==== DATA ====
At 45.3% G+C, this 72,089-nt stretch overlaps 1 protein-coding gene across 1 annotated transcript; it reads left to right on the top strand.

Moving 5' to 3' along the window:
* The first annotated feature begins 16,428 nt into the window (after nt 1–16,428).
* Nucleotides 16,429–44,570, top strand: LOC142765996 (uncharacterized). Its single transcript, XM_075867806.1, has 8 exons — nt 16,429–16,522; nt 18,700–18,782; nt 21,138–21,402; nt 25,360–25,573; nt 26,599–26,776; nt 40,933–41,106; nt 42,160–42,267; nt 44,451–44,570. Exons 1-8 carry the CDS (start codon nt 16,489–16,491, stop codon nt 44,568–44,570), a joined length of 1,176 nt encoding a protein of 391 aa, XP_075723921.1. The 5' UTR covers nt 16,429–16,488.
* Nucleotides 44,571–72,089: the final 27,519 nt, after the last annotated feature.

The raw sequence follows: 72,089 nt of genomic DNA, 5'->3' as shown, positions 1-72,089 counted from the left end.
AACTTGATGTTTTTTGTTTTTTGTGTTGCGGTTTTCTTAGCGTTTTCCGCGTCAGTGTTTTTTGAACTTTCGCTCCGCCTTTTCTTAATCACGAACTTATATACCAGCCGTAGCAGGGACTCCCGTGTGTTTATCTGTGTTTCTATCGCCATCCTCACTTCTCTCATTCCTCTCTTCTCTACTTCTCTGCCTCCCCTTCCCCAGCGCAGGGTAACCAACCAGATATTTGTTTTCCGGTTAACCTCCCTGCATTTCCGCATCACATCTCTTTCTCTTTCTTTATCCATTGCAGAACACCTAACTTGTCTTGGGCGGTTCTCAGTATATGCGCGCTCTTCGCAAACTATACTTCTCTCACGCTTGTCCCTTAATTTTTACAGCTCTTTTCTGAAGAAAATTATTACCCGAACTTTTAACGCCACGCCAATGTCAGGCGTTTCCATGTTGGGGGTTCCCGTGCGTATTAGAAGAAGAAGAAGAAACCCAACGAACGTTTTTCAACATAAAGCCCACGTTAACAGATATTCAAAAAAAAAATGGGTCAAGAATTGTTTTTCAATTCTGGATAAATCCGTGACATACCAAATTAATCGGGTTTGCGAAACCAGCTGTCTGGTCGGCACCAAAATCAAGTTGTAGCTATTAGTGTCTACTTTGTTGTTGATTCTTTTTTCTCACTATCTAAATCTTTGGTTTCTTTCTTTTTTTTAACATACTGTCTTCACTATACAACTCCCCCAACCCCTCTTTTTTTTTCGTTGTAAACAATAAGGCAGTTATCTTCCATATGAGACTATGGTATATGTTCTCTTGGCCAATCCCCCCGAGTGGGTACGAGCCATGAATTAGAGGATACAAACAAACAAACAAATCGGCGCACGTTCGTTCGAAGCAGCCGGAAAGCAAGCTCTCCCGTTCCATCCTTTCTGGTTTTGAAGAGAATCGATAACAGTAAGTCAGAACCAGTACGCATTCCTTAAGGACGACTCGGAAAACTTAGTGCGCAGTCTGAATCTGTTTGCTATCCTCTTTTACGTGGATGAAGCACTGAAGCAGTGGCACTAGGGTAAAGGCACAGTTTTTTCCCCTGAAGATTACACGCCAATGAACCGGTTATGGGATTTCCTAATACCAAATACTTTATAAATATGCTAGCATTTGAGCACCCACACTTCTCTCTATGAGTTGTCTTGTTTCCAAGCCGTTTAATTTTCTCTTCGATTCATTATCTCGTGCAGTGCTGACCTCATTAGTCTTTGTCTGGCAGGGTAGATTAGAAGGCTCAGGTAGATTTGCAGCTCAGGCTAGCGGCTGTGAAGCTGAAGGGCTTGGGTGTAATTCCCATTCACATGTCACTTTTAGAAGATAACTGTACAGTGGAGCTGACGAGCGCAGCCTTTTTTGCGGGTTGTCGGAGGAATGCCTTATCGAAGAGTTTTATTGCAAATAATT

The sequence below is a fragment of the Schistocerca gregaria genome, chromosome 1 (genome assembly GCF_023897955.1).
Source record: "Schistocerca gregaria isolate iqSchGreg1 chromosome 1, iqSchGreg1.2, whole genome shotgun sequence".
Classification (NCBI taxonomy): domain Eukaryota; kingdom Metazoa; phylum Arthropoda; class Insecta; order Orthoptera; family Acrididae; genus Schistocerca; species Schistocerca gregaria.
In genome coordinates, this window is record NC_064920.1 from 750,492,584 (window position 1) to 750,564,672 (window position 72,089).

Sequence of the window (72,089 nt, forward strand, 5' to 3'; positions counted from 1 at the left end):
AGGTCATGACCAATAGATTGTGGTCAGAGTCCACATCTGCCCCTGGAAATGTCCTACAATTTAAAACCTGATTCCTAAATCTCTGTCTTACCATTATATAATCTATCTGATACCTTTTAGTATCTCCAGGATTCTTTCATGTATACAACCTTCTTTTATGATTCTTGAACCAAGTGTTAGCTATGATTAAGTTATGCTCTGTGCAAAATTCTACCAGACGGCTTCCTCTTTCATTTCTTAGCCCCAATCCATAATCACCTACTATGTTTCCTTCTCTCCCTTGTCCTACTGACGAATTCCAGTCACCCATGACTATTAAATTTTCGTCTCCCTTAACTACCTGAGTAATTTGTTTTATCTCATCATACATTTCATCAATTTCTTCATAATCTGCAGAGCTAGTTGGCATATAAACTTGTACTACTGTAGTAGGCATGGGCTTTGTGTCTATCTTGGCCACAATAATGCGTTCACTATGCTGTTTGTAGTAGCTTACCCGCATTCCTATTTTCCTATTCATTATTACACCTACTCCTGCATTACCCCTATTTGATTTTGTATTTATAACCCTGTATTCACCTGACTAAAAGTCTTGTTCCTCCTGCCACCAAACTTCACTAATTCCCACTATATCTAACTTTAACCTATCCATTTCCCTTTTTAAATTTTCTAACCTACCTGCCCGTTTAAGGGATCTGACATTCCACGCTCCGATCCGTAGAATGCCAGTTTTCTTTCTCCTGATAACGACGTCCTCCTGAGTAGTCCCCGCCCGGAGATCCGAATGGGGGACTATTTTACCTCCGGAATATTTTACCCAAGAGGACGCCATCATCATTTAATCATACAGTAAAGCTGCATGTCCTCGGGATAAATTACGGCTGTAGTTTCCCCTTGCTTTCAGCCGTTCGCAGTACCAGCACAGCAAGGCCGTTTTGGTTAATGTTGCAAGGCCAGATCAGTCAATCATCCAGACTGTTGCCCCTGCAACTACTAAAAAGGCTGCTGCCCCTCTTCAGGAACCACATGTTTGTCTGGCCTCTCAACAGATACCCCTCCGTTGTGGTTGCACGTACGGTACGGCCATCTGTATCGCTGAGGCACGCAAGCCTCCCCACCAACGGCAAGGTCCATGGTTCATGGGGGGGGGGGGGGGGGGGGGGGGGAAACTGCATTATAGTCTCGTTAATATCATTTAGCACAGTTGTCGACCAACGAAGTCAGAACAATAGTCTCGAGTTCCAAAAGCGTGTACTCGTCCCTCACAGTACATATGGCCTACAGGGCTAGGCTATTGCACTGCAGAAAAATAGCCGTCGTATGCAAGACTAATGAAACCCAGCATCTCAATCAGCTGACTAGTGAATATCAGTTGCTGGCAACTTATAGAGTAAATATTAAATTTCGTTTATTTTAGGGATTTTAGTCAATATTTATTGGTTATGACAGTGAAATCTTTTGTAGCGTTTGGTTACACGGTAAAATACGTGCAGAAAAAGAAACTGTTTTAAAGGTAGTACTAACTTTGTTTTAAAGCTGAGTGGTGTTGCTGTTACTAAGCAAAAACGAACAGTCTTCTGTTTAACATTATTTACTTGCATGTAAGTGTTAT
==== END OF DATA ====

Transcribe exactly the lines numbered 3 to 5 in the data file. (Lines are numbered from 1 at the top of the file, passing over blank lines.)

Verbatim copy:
* The first annotated feature begins 16,428 nt into the window (after nt 1–16,428).
* Nucleotides 16,429–44,570, top strand: LOC142765996 (uncharacterized). Its single transcript, XM_075867806.1, has 8 exons — nt 16,429–16,522; nt 18,700–18,782; nt 21,138–21,402; nt 25,360–25,573; nt 26,599–26,776; nt 40,933–41,106; nt 42,160–42,267; nt 44,451–44,570. Exons 1-8 carry the CDS (start codon nt 16,489–16,491, stop codon nt 44,568–44,570), a joined length of 1,176 nt encoding a protein of 391 aa, XP_075723921.1. The 5' UTR covers nt 16,429–16,488.
* Nucleotides 44,571–72,089: the final 27,519 nt, after the last annotated feature.